Office 365 users are encouraged into storing their files in one of two locations -- locally or on OneDrive. Microsoft's own cloud storage service is neatly integrated into its office suite, just as it is into Windows 8.1. There are ways to integrate other services such as Google Drive, but today Box launched a beta version of Box for Office 365 in a bid to bring the cloud service to Office. The new beta was announced at Box's BoxWorks event. There are also plans to add Box integration to Office for iPad, although no timescale has been suggested for this.
The idea behind integrating Box into Office 365 is simple, but the beta page explains: "With our new Box for Office desktop app integrations, you can easily open, edit, share and save any file from Box seamlessly within Word, PowerPoint and Excel".
When you see the letters ISIS, what is it that you first think of? Is it the Egyptian goddess of health, marriage and love? The Institute for the Scientific Investigation of Sexuality? Or is it the Islamic State of Iraq and Syria, the jihadist group that has been in the news for some time now? It's quite common for there to be unfortunate sharings of names and acronyms, and it's something that Isis Wallet, the NFC payment service, has fallen foul of. To avoid being associated with the Middle East group, the service is being renamed to Softcard.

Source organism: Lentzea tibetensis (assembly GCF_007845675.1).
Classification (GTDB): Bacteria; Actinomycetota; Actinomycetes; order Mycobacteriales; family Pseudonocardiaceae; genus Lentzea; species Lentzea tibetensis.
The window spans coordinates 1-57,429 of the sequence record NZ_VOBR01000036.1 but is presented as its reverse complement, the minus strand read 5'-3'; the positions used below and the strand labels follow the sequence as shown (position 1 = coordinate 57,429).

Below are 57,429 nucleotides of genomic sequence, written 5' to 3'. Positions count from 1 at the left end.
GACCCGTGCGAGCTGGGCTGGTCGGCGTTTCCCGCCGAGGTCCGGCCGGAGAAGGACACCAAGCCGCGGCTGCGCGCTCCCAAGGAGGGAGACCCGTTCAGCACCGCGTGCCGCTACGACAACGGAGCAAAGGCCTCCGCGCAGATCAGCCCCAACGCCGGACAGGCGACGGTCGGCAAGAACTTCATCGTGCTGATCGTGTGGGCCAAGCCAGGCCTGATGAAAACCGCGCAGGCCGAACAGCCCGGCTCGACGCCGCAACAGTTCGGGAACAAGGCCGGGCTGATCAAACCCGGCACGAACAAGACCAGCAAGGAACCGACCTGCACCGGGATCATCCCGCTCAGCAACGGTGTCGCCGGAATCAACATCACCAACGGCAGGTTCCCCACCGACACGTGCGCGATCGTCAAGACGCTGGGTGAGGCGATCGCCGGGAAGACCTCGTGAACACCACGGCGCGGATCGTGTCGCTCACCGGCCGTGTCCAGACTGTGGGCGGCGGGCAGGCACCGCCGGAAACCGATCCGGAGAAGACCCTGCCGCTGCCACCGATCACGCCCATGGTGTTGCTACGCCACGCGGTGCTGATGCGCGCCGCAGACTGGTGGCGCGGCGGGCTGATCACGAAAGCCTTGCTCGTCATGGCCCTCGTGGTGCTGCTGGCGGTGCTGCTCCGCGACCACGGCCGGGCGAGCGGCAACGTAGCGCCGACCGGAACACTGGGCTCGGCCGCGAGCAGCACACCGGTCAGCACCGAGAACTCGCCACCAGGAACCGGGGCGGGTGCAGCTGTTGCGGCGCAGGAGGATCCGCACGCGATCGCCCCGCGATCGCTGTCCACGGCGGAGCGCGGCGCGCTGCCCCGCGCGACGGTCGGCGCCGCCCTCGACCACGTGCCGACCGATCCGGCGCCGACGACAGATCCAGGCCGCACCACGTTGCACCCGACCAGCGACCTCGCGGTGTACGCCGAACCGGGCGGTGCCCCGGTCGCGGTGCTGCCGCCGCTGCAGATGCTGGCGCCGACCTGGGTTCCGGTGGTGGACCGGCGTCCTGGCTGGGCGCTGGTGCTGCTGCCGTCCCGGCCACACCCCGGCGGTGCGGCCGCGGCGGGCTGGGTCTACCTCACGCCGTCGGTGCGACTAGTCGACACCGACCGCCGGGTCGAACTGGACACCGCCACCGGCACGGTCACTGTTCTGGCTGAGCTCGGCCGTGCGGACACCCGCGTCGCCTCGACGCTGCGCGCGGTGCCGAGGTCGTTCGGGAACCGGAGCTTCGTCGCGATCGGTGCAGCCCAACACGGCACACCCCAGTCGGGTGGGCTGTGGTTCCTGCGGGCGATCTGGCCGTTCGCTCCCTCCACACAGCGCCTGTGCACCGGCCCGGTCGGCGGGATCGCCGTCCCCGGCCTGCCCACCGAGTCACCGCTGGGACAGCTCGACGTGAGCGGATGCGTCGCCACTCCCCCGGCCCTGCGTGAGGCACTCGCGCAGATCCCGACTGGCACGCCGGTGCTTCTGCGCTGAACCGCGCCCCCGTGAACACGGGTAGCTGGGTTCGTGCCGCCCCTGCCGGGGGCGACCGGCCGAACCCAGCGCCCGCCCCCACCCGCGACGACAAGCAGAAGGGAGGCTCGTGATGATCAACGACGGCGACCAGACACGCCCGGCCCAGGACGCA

The rebranding has not come completely out of the blue. Back in July, company CEO Michael Abbott explained: "Recently, we have observed with growing concern a militant group whose name, when translated into English, is Islamic State of Iraq and Syria -- often referenced by the acronym ISIS. We have no interest in sharing a name with a group whose name has become synonymous with violence and our hearts go out to those who are suffering".
Many Twitter users have become frustrated by a problem with the social network. Increasing numbers of people are finding that they see tweets from people they do not follow. Twitter CEO, Dick Costolo, has an explanation: it's your own fault. He's not talking about promoted tweets or anything like that, but tweets that have been favorited by people you follow. The explanation came over the weekend in a couple of tweets in which Costolo put the appearance of such tweets down to users' impatience.
Freelance science writer Katie Mack pointed out that Twitter feeds now include "random tweets from people others follow, ads, other people's favs". Costolo replied: